Afterwards we wandered around the area and saw a steam train. Then we found a lake in a field and sat by it for a while, lying back to gaze at the sky and zone out. When it got cold we drove back to Sandbanks (at which point I snapped the picture above), treated ourselves to dinner and drove back to our house.
This was one of the happiest afternoons of my life. I’m not sure what made it so wonderful, but looking back at the pictures from that day I’ve honestly never seen us look so good. Rosy cheeks and wispy hair really worked for us that day! Spontaneity had paid off and we took so much pleasure from the simple things in life that day – friendship, tea and fresh sea air.
Each Thursday I post a photo from the past, usually with a few words about where and when it was taken.
As a teenager I was lucky enough to spend a week in the city of Boston. I flew over for a family celebration and on my last day there my cousins kindly took me on a trip around the city. I think we grabbed some lunch in Quincy Market and I must have taken this photo, of buildings reflected on a building, on our way there.
If you know what this building is, or can name the reflected buildings, please let me know!
Last week I said goodbye to London and took a little holiday in Harrogate. We had a fantastic time wandering past the old buildings, eating breakfast at Betty’s and even paid a visit to the Turkish baths.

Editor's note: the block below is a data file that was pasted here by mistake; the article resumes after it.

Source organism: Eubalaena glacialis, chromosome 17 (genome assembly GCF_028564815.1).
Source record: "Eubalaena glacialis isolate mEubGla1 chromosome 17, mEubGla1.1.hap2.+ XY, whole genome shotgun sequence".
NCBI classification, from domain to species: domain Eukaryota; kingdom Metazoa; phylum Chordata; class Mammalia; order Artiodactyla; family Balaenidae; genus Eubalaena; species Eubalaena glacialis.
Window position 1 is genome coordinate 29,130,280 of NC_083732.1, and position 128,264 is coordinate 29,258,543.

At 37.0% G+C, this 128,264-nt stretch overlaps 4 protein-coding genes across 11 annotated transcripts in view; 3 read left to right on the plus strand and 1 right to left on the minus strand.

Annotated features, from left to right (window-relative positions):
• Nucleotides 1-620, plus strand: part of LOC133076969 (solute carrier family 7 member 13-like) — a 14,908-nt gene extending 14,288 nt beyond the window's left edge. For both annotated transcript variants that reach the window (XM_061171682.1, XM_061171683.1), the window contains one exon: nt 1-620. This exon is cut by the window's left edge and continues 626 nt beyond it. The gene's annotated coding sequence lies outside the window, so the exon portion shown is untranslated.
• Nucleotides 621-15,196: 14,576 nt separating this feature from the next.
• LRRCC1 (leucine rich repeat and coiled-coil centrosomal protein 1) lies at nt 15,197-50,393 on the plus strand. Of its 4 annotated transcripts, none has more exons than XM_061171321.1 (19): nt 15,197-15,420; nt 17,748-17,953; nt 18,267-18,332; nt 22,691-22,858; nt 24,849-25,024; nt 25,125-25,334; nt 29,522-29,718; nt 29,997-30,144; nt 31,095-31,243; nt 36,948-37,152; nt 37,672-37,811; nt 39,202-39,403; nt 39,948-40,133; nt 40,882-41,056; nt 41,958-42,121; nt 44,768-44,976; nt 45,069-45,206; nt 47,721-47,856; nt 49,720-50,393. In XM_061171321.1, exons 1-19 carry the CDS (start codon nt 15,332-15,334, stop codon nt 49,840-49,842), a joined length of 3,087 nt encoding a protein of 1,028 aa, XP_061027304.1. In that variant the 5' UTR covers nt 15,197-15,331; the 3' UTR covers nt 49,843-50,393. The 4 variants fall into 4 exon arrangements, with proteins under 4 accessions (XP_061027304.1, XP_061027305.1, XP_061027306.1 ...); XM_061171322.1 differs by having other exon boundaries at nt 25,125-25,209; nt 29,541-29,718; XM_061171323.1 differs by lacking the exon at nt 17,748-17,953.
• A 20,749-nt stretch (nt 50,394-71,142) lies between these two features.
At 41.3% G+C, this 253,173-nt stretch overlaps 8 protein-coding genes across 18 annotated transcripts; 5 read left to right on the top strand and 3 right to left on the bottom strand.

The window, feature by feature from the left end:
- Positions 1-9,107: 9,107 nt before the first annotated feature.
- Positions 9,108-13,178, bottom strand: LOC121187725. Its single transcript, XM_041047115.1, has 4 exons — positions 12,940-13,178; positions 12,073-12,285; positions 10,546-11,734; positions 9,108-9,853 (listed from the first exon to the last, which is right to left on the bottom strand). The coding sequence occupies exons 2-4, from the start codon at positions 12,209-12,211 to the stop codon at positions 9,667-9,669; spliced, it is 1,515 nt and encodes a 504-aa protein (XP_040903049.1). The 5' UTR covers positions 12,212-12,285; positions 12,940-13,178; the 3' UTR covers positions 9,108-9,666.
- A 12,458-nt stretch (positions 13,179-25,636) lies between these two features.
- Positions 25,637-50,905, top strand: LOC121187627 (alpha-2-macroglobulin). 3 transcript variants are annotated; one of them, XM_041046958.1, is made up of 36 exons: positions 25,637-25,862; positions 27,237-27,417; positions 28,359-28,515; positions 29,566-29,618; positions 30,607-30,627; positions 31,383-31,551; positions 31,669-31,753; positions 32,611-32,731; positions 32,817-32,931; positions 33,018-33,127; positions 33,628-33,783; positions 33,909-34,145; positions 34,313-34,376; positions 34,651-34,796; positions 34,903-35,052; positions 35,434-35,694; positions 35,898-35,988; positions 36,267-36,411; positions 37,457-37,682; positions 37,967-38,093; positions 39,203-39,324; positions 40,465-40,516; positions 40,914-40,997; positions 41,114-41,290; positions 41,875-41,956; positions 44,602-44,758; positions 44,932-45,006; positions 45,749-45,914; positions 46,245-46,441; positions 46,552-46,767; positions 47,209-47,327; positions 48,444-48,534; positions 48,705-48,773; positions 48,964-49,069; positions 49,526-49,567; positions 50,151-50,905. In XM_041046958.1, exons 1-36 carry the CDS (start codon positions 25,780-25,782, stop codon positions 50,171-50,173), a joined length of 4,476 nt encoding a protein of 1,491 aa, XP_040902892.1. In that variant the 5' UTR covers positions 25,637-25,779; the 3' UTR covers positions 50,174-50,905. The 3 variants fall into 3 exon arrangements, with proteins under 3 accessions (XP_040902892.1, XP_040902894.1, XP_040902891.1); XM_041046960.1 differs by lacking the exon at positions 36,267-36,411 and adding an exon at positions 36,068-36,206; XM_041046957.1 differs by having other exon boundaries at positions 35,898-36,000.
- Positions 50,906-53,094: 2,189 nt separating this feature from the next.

Thoughts about Harrogate: the air is fresh and clean, the people are incredibly friendly and yes, even in the most expensive Northern town around, house prices are a lot cheaper than in London.
When we were in Rye (yeah, I’m still going on about that) we decided that once the Royal baby arrived we would ‘celebrate’ with a traditional cream tea. For some reason we needed an excuse and that was the most apt reason we could come up with.
The baby didn’t arrive during our time in Rye. So on our last afternoon we tucked into scones, jam and clotted cream for no other reason than we really wanted to. On doing so we questioned the proper way to prepare a scone: is it the cream or the jam that goes on the scone first?
I romanticise New York all out of proportion. So much so that I dedicated a large chunk of my studies to the city as it fascinates and excites me. When I was younger there was no where else that I wanted to live.
As I’ve grown older and wiser my love for the city has started to fade. I’d like to visit again, but it is no longer at the top of my list. As for living there… well, I think London is more suited to my tastes. Which is just as well as I love my life in London and why risk trading that for the fantasy of a place I barely know?
Sorry for the hiatus – I’ve been travelling to the exotic, exciting, cultural, incredible and beautiful city of Istanbul! Can you tell that I loved it?!
We were there for a week but still needed much more time to explore the historic city. There will be a post to come with pictures and I’m also thinking of putting together a travel guide blog post to Istanbul based on our time there.
There is so much to see and do in Istanbul; from the historic palaces, Ottoman influences and stunning mosques to the modern museums, independent shops and incredible restaurants, diversity and adventure is guaranteed.
I’ll be back on the blogging bandwagon in the next couple of days, but don’t forget to name your dream London location to win £200 to spend in London in the meantime. You can also check out a guest post from Hilary Osborne about her London life, guiding you through what Tottenham Borders can offer.